The final phase of the Etruscan Wars began in 311 when Etruscan cities, probably Volsinii, Perusia, Cortona, Arretium, and Clusium, banded together and attacked the Roman colony at Sutrium, in formerly Etruscan territory. What triggered the attack is not recorded, but it may have been connected with Roman warfare with the Samnites and Gauls. Rome responded aggressively, forcing Perusia, Cortona, and Arretium to sign treaties in 311 and forcing Volsinii to sign a treaty in 308. Even after bringing these cities to make peace, the Romans continued fighting in Etruria annually as the Samnites tried to forge a broader alliance to distract or crush Rome. This phase of the war turned more aggressive after the Battle of Sentinum against a Samnite coalition in 295. Roman commanders moved against the Etruscan cities that had allied with the Samnites, and more vigorous annual, or nearly so, campaigns into Etruria continued.
After 293 Livy’s narrative is lost for most of the third century, so there are only occasional notices. In 284 a Roman army was defeated by Gauls with Etruscan allies near Arretium, but in 283 Rome defeated a similar force at Lake Vadimon. By 280, the Etruscan communities of Vulci, Volsinii, Rusellae, Vetulonia, Populonia, Volaterrae, and Tarquinii had been forced to become allies of Rome. Caere’s conquest in 273 was the effective end of the Etruscan Wars. A last gasp occurred when Falerii revolted in 241, but the city was was razed and its population relocated as an example to other allies. Rome finally had unchallenged dominance of Etruria.
The Etruscan Wars read as if the outcome was a foregone conclusion, but it is important to recall that Rome lost numerous battles, and for a time early in the wars, part of its territory was occupied. During the later phase of the wars, Rome was distracted with wars in central Italy but still managed to bring this series of conflicts to a conclusion.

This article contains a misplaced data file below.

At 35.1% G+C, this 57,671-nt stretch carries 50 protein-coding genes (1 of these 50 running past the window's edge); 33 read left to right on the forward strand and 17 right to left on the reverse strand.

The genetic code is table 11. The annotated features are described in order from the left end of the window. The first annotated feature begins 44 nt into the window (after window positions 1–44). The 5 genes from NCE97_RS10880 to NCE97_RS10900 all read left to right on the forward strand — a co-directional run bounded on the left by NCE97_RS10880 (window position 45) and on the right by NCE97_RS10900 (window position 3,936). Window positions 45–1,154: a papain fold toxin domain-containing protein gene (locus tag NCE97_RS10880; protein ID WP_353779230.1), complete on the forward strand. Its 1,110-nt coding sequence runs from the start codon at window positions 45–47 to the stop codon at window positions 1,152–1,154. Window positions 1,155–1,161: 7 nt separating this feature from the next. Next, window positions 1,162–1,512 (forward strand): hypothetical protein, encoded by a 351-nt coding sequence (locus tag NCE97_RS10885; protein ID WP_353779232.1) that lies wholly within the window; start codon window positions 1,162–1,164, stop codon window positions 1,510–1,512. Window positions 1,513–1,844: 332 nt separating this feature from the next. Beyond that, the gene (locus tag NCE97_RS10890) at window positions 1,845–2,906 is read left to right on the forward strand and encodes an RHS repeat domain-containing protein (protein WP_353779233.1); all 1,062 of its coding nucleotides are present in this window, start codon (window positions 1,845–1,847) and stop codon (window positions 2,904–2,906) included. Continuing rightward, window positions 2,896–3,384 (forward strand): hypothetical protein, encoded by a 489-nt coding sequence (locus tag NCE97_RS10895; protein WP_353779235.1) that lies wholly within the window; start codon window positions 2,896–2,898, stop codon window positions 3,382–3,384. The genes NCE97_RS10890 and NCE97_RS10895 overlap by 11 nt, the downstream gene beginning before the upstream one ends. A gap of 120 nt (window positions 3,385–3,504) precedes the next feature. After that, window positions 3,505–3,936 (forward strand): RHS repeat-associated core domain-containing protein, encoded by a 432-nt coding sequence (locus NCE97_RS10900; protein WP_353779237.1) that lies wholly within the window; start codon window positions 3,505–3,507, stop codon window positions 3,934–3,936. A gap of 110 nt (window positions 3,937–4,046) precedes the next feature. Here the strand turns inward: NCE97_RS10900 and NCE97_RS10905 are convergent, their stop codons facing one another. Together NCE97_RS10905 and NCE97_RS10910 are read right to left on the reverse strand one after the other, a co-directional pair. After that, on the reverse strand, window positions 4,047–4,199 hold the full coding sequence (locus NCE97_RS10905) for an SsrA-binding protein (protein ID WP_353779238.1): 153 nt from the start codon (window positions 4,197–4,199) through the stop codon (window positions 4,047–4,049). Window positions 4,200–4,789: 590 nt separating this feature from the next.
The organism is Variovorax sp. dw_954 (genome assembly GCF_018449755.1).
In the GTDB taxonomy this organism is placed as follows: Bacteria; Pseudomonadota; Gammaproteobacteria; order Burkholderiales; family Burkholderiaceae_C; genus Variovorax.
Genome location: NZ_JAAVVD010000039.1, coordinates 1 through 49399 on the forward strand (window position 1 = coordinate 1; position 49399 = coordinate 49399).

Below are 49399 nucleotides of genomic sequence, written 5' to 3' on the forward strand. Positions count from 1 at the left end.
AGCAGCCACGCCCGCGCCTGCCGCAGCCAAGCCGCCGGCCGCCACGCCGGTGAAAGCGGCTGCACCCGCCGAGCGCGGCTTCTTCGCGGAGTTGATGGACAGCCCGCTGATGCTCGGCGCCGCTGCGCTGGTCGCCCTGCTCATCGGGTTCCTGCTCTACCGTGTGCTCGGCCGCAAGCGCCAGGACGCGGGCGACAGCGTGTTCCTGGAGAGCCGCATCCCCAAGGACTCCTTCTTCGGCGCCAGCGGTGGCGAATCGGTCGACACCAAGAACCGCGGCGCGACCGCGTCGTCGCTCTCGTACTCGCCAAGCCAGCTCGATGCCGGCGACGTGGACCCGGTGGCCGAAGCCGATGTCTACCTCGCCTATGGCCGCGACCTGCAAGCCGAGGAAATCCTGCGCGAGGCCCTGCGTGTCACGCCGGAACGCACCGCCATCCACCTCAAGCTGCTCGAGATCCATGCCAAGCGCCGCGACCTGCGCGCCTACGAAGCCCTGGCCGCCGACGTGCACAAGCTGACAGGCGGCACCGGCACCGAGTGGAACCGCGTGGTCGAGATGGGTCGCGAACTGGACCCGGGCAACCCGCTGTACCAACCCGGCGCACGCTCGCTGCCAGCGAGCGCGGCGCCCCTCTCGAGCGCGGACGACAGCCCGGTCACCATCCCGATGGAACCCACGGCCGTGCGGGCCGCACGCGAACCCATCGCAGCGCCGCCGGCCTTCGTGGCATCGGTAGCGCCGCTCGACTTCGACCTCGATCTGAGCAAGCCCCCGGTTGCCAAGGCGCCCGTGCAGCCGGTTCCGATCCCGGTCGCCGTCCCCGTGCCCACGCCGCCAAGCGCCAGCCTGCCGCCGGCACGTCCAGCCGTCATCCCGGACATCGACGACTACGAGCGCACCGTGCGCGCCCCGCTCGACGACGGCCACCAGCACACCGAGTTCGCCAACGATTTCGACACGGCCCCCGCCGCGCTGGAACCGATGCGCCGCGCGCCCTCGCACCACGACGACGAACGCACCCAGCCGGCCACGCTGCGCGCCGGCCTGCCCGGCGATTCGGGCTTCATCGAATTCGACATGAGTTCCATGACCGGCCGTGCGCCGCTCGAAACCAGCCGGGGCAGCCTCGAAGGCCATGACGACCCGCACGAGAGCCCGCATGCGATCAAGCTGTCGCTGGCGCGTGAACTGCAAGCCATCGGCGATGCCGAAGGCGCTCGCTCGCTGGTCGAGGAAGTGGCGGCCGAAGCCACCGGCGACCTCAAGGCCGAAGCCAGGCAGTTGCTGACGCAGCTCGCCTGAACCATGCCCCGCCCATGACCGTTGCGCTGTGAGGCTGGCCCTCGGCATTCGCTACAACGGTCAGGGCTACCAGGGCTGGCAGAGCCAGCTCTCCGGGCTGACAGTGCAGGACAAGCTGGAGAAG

Rome benefited immensely in the long term from the war. Starting with the elimination of Veii and the seizure of its territory in 396, Rome added a great deal of territory to its public holdings. Rome also established a number of colonies that had the economic benefit of removing some of the poor from the city by giving them land elsewhere but also spreading Roman commercial interests and control over resources. Rome also gained control over Etruria, thus freeing up resources for employment to the south and adding to Rome’s pool of allied manpower reserves. This was the first war in which Rome fielded an army that included as many or more allied troops as legionaries. Rome applied the military, commercial, and colonial practices that evolved to win the Etruscan Wars to later conflicts in central and southern Italy. These wars contributed immensely to Rome’s later success.
Another consequence of these wars was internal political change in Rome. In his narrative, Livy connects the wars with a number of points in Rome’s political conflict called the Struggle of the Orders. During the wars, the Plebeians used crises to assert their demands. Thus, tribunes of the Plebeians were able to assert independent authority, the first Plebeian consul was elected, and the first Plebeian dictator was named. The Etruscan Wars were not internal conflicts in Rome, but they contributed to internal political change.
While the wars spread destruction and turmoil, over the long term they were an immense boon to Rome. They laid much of the groundwork for later Roman military and economic success. The Etruscan allies were sufficiently satisfied with the arrangement that when Hannibal invaded Italy in 218, they contributed men to Rome’s armies and remained loyal. When the Social War erupted, Rome’s allies participated but accepted the offers of citizenship and peace early. Shrouded in legend and lost sources, the Etruscan Wars were an important episode in Roman military history.